that was completely blown out of proportion lol, all i know is im starting to get tired of this, the state and media alike never really have given the vikings their due, im glad wilf is trying so hard to get something done, but as a fan im getting tired of the legislatures lack of interest in the team


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  7. #7
    singersp's Avatar
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    Re: Signals mixed on Vikings stadium

    [size=13pt]Vikings say Blaine still in play[/size]

    Despite talk of the team staying in Minneapolis, Vikings and Anoka County officials stress interest in Blaine stadium plan.

    Paul Levy, Star Tribune
    Last update: August 31, 2006 – 9:28 PM


    A day after officials representing Minneapolis and the Metrodome discussed keeping the Vikings downtown after their lease expires, the team and Anoka County officials responded Thursday by saying Blaine is still the leading site for a new football stadium.
    "Just because we're not up there every day doesn't mean we're not still interested in moving this project forward," said Lester Bagley, Vikings vice president for public affairs and stadium development.

    "We're still proceeding," said Anoka County Commissioner Dan Erhart, who said he spoke with Vikings owner Zygi Wilf last week. "Zygi told me he's still very interested."

    The comments came after Lee Sheehy, Minneapolis' director of community planning and economic development, spoke Wednesday to the Metropolitan Sports Facilities Commission, which manages the Metrodome. Sheehy said, "It's unlikely the mayor or the council would support a significant cash investment" involving the Vikings. For the Vikings to remain downtown -- possibly in a new stadium on the Metrodome site -- Minneapolis and the team would need the right "regional partners," Sheehy said.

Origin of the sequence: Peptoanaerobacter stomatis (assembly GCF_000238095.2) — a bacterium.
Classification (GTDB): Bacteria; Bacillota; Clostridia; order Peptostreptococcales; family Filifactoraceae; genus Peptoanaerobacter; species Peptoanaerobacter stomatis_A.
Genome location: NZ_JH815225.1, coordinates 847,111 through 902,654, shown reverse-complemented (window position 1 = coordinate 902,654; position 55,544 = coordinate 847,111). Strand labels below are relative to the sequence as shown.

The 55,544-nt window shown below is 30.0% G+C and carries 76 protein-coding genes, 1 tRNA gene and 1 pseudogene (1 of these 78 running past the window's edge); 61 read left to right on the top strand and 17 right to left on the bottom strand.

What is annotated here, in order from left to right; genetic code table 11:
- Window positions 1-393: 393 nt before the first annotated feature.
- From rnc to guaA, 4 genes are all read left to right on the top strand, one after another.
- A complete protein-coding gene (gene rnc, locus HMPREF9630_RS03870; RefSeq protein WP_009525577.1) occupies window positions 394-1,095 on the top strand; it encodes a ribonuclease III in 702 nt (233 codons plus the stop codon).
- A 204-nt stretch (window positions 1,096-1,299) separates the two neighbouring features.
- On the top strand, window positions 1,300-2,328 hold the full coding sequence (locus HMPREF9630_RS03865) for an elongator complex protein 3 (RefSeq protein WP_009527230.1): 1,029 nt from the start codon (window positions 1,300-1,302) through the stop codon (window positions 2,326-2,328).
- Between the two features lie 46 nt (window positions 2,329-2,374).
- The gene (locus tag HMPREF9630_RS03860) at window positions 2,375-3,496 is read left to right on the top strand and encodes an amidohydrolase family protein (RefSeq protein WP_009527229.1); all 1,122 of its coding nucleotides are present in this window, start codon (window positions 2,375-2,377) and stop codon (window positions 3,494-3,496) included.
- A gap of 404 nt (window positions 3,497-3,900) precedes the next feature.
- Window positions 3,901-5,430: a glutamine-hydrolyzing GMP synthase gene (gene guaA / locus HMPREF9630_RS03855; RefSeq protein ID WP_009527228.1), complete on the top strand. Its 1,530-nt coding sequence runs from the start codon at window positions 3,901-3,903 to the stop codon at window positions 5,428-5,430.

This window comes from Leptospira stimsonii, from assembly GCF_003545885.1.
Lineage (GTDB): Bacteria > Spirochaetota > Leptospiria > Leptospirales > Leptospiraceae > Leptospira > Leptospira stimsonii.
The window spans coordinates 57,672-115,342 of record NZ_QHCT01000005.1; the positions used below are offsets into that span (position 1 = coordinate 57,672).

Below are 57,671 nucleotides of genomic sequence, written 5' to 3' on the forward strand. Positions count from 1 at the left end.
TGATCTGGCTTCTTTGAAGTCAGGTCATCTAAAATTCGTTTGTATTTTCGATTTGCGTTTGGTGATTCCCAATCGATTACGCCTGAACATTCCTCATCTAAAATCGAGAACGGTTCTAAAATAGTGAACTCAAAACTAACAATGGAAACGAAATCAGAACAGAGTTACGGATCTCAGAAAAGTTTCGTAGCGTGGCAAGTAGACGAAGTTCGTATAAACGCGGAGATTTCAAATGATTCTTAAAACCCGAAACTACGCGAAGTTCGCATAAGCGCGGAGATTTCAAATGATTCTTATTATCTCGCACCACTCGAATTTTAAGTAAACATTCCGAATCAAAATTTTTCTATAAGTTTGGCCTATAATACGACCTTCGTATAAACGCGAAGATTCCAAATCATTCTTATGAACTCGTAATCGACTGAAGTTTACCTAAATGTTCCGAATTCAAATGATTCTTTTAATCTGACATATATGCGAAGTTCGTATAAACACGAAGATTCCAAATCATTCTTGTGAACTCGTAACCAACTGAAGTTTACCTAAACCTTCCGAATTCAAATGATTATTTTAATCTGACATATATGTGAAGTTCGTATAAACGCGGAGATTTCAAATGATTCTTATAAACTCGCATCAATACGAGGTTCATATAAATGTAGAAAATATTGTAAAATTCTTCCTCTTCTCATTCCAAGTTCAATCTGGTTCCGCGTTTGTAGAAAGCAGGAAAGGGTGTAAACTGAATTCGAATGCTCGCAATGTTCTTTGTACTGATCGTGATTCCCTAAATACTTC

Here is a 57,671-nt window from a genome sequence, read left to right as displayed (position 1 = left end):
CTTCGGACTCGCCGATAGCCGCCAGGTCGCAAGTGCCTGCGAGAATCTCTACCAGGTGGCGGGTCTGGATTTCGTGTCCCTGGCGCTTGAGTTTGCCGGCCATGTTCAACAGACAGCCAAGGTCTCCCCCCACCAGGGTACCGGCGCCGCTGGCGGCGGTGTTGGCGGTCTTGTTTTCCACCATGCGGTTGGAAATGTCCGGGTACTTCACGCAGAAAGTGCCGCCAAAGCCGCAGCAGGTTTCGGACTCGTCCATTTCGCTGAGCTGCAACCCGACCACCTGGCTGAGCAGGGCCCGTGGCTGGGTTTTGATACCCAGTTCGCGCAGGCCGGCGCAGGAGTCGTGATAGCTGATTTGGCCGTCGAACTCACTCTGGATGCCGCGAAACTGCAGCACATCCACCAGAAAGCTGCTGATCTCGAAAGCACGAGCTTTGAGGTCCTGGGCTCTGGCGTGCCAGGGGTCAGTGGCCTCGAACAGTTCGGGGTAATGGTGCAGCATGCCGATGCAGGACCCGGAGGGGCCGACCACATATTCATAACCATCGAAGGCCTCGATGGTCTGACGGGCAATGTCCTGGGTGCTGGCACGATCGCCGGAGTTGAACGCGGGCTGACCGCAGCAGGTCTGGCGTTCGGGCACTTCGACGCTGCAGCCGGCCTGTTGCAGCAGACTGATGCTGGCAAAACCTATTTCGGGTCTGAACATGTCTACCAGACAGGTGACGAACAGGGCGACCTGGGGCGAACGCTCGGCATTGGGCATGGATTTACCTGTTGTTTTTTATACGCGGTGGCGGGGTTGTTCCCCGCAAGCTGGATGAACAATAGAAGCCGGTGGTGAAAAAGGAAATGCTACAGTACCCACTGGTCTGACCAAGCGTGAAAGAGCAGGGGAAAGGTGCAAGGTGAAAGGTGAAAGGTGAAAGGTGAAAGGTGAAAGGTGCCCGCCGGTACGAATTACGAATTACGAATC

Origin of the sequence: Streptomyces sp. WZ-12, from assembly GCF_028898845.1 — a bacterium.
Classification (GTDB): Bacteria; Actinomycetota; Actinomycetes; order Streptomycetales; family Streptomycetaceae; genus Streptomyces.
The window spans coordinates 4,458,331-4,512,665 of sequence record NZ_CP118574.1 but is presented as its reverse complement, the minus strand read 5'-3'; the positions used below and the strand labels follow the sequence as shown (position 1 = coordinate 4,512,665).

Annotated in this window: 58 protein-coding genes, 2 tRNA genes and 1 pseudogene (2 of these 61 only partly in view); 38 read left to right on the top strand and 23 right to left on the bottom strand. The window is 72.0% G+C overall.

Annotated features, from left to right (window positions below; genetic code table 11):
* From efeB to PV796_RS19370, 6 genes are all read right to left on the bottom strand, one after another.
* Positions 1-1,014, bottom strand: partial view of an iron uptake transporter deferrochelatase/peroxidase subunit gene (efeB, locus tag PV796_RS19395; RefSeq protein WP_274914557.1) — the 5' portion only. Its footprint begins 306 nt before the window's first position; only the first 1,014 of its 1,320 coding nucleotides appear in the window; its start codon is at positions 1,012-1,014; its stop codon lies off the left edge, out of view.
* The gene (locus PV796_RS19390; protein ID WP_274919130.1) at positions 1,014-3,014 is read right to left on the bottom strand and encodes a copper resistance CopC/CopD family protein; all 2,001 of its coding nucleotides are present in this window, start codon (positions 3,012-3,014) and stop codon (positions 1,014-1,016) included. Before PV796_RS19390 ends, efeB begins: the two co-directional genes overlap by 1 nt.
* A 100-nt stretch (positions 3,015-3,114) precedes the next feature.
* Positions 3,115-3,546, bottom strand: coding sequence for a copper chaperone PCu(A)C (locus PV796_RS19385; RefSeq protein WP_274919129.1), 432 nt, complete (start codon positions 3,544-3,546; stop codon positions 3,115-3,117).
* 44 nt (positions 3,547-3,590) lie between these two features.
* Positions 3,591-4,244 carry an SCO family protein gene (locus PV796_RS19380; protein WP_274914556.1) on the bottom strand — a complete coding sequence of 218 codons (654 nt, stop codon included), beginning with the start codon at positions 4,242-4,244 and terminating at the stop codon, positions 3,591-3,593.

Anoka County still hopes to be the Vikings' partner. But stalled land negotiations, the uncertainty of commissioners' races in Anoka County, debate over the need for a retractable roof, and concern over land development in Blaine by the U.S. Army Corps of Engineers have cast a stadium-sized shadow over a proposed deal.

    Even in Blaine, there are mixed signals. Last week, the City Council extended for another year a moratorium on developing the 740-acre site designated for a proposed stadium, renewing hope that the Vikings will relocate to Anoka County. Yet, the team has had few conversations with city officials since June, Blaine Mayor Tom Ryan said.

    But Bagley said the Vikings have met with county and city officials at least once since Wilf repeated his interested in building in Blaine at a news conference in July.

    Setting aside land?

    One landowner, John Trost, said the city is "saving the land for the Vikings." Trost owns 80 acres that would be part of Wilf's proposed $1.67 billion Northern Lights retail and entertainment complex that would include the Vikings' $675 million stadium.

    But the city has plans to explore other options if the Vikings decide to abandon Anoka County for Minneapolis or another site, said Brian Schafer, Blaine's community development director.

    The Vikings' lease at the Metrodome expires after the 2011 season. The team's agreement with Anoka County, calling for both parties to contribute $280 million toward a stadium in Blaine, expired at the end of the legislative session.

    A new package from the county and the Vikings must be presented to the Legislature by Jan. 15, but realistically has to be in place by year's end, Bagley and Erhart said.

    Wilf must deal with as many as 20 Blaine land owners. Some, such as Trost, said they have yet to negotiate with Wilf. Others, such as Rick and Rita Wilder, who own 126 acres -- one of the biggest chunks of land at the site -- were offered $15 million but are seeking $20 million, according to Ryan and Rita Wilder's father, Loren Hentges. Hentges said he gave the land to his daughter.

    Rick Wilder has said that he thought the Vikings were "pretty serious about bowing out."

    But Bagley said Thursday that the Vikings are very much interested in the Wilders' property, "and Rick Wilder knows that."


    Paul Levy • 612-673-4419 • [email protected]

    "If at first you don't succeed, parachuting is not for you"